Eligibility All persons seeking 
admission to The Swain School 
of Design must possess a high 
school diploma or must have 
successfully completed the GED 
(General Educational Develop- 
ment) examination before they 
can matriculate. Admissions will 
be based on the degree to which 
Swain's educational programs can 
benefit the applicant. 

Admissions Policy The Swain 

School of Design maintains a 

rolling admissions policy. 

Although the college does not 

have a deadline for application, 

early application is recom- 
mended. Applications are 

reviewed on a continuing basis 
until all positions in the entering 
class are filled. Applicants are 
accepted in the order in which 
their complete applications are 
received. Applications may be 
submitted at any time but gen-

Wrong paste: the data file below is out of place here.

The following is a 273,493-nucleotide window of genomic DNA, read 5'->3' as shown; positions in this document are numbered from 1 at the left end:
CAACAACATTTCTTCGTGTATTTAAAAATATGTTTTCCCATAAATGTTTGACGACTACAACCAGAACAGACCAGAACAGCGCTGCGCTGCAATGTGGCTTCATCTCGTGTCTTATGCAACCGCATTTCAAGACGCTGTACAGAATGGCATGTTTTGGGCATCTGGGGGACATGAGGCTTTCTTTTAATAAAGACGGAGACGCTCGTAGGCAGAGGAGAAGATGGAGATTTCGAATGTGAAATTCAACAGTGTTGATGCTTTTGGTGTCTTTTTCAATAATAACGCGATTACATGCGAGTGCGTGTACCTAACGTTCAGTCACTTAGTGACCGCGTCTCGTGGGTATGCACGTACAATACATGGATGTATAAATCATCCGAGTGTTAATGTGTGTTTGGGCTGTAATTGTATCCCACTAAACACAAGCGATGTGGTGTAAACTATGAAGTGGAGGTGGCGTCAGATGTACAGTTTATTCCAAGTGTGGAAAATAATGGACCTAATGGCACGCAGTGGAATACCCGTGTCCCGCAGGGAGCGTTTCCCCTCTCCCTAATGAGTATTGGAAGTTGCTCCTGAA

erally between September and 
March for admissions for the fol- 
lowing Fall and by December 1 
for January admission. 









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55 I 56 



Admissions Decision The deci- 
sion on the application will 
reflect an assessment of the 
college's ability to meet the 
applicant's educational objec- 
tives. Ideally, the decision will be 
one on which the college and the 
student can both agree, since the 
college and the student will have 
reached the decision together. 

When all application procedures 
have been completed, applicants 
will receive notification of their 
admission status in writing. 
Candidates are notified of their 
admission status within two 
weeks after meeting all admis- 
sion requirements and criteria. 
Should the applicant be accepted 
to the Swain School of Design a 
hundred dollar commitment 
deposit will hold a place for the 
applicant. This non-refundable 
deposit will be applied to the 
applicant's first semester tuition. 



To apply for admission to the 
Swain School of Design, the